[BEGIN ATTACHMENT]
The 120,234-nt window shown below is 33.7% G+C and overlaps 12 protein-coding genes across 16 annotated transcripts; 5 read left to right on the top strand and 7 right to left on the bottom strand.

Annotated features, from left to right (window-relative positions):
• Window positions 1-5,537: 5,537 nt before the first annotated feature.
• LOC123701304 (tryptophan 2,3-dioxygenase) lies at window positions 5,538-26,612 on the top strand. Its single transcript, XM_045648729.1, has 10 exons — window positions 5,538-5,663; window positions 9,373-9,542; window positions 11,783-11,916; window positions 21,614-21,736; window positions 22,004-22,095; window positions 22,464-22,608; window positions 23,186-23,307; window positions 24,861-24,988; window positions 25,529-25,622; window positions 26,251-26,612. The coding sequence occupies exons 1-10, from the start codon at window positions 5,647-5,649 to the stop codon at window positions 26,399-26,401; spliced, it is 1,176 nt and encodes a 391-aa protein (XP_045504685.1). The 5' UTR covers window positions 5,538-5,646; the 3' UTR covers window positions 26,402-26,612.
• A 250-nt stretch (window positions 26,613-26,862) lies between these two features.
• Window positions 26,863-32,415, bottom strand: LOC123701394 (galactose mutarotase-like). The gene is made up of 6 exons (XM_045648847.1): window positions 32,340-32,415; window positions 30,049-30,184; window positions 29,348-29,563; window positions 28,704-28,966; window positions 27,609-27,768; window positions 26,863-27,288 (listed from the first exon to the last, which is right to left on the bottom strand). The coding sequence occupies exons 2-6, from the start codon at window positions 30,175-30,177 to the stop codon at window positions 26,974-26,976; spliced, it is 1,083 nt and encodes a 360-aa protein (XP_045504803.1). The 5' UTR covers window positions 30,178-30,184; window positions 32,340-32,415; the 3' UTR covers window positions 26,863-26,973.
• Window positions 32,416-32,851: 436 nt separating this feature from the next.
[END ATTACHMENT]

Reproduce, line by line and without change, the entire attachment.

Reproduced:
The 120,234-nt window shown below is 33.7% G+C and overlaps 12 protein-coding genes across 16 annotated transcripts; 5 read left to right on the top strand and 7 right to left on the bottom strand.

Annotated features, from left to right (window-relative positions):
• Window positions 1-5,537: 5,537 nt before the first annotated feature.
• LOC123701304 (tryptophan 2,3-dioxygenase) lies at window positions 5,538-26,612 on the top strand. Its single transcript, XM_045648729.1, has 10 exons — window positions 5,538-5,663; window positions 9,373-9,542; window positions 11,783-11,916; window positions 21,614-21,736; window positions 22,004-22,095; window positions 22,464-22,608; window positions 23,186-23,307; window positions 24,861-24,988; window positions 25,529-25,622; window positions 26,251-26,612. The coding sequence occupies exons 1-10, from the start codon at window positions 5,647-5,649 to the stop codon at window positions 26,399-26,401; spliced, it is 1,176 nt and encodes a 391-aa protein (XP_045504685.1). The 5' UTR covers window positions 5,538-5,646; the 3' UTR covers window positions 26,402-26,612.
• A 250-nt stretch (window positions 26,613-26,862) lies between these two features.
• Window positions 26,863-32,415, bottom strand: LOC123701394 (galactose mutarotase-like). The gene is made up of 6 exons (XM_045648847.1): window positions 32,340-32,415; window positions 30,049-30,184; window positions 29,348-29,563; window positions 28,704-28,966; window positions 27,609-27,768; window positions 26,863-27,288 (listed from the first exon to the last, which is right to left on the bottom strand). The coding sequence occupies exons 2-6, from the start codon at window positions 30,175-30,177 to the stop codon at window positions 26,974-26,976; spliced, it is 1,083 nt and encodes a 360-aa protein (XP_045504803.1). The 5' UTR covers window positions 30,178-30,184; window positions 32,340-32,415; the 3' UTR covers window positions 26,863-26,973.
• Window positions 32,416-32,851: 436 nt separating this feature from the next.